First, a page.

First Family Church launched a sermon series on Christian Ethics; in a Reuters publication the writer addressed the issue of “Ethics crisis in America? Church leaders say yes.” The pastor of First Family Church commented on the crisis “Honesty is honesty. It doesn't matter if you are Christian, Jewish, Muslim, whatever. A lot of these debacles we're seeing can be traced and sourced back to a lack of good old ethics”.[11]

The Boston Globe reported that conservative churches in the state of Kansas, First Family Church among them, opposed same-sex marriage and supported a measure to ban it.[12]

On May 7, 2005 First Family Church’s pastor Jerry Johnston reportedly stood against evolution and believed evolution to be a non-scientific theory that should be taught as such. Other evangelical Protestants and Catholics worked together on passing Kansas' ban on same-sex marriages.[13]

In an interview with ABC News, First Family Church pastor Jerry Johnston commented on the Mel Gibson blockbuster film The Passion of the Christ and whether or not children should be allowed to view the film. First Family Church arranged for a number of private screenings for adults and youth in the Kansas City area.[14]

In 2004 Religious Tolerance.Org reported on the "Passion of the Christ" film and whether children should be allowed to view it. First Family Church endorsed the educational value the film provides to children regarding the life of Jesus Christ.[15]

The Baptist Press News reported that pastors and their wives of First Family Church all graduated with their Master of Divinity degrees.[16]

September 22, 2004, The Lawrence Journal World reported that First Family Church Pastor Jerry Johnston and the Reverend Jerry Falwell urged Christian leaders in Kansas to mobilize their congregations for upcoming elections.[17]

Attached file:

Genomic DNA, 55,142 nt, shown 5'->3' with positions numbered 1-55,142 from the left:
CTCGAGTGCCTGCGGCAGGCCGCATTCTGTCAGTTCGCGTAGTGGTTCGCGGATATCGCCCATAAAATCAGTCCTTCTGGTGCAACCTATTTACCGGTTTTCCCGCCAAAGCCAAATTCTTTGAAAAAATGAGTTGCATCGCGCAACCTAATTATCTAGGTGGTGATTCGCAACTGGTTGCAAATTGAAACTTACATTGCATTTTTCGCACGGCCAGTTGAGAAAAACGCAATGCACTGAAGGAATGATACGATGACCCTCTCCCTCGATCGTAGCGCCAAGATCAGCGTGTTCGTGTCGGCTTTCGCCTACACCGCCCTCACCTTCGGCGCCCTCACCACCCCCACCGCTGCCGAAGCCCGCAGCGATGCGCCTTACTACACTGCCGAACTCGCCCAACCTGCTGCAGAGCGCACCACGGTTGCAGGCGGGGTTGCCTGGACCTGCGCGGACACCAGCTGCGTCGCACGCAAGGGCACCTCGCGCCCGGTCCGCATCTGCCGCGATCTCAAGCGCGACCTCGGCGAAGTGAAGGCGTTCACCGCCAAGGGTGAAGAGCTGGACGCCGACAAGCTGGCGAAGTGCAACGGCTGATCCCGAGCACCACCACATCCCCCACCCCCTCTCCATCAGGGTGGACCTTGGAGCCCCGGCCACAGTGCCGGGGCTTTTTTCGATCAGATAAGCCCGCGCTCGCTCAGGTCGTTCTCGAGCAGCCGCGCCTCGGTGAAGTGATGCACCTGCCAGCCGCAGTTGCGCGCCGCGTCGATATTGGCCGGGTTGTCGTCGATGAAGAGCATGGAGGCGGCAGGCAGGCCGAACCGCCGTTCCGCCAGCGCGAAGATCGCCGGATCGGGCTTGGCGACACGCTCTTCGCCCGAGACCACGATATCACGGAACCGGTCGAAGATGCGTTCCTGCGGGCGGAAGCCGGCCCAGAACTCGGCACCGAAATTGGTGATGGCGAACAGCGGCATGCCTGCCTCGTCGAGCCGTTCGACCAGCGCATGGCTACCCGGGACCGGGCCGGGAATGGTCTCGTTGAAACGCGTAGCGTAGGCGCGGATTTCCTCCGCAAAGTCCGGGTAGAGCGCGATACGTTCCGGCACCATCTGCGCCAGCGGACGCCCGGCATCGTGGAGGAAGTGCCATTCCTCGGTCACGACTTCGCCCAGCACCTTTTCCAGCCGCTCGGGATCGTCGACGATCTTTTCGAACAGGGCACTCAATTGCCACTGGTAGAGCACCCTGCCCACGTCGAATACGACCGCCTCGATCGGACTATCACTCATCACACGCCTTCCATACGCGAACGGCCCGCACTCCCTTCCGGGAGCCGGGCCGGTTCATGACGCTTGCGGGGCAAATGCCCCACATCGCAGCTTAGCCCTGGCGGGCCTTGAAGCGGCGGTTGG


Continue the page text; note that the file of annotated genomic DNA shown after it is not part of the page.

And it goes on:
In March 2007, The Kansas City Star ran a front-page investigative series of articles on financial concerns at First Family Church,[18] the paper published several follow-up articles on additional questionable activities of the Johnstons: Lavish lifestyles,[19] Jerry and Jeremy Johnston side businesses,[20] as well as delinquent tax payments. - The Kansas City Star/March 11, 2007 - By Judy L. Thomas[21] Additional reporting was done referencing that all of Jerry Johnston's children and his mother worked on staff with him.[22] Online reporting also reported on the honorary degree granted to Jerry Johnston.[23]

After the stories appeared, Bott Radio Network, a Christian network with 50 stations based in the same city as First Family Church, announced it was dropping Jerry Johnston and First Family Church from its local AM station (the only station in its network that the show was on). "Bott said the newspaper report raised some serious questions that could be easily answered if the church joined the ECFA" and that the ministry refused to join the Evangelical Council for Financial Accountability (ECFA) pursuant to the radio networks standards.[24]

In July 2007, a follow-up article was printed in The Kansas City Star citing additional allegations, including the misuse of a $50,000 contribution to Jerry Johnston Ministries that was allegedly diverted to a personal account of the Johnstons', the article also reported that after the initial March 2007 articles in the Kansas City Star, the Kansas Attorney General's office began an investigation into whether Jerry Johnston used church money for personal gain.[25]

A contractor who worked for the church filed several complaints regarding the companies with the Internal Revenue Service, charging that church employees were forced to work for the companies, that church donations were used to fund Jerry Johnston Publications, and that church resources were used by J Cubed Media to conduct business.[26]

Foreclosure and shutdown[edit]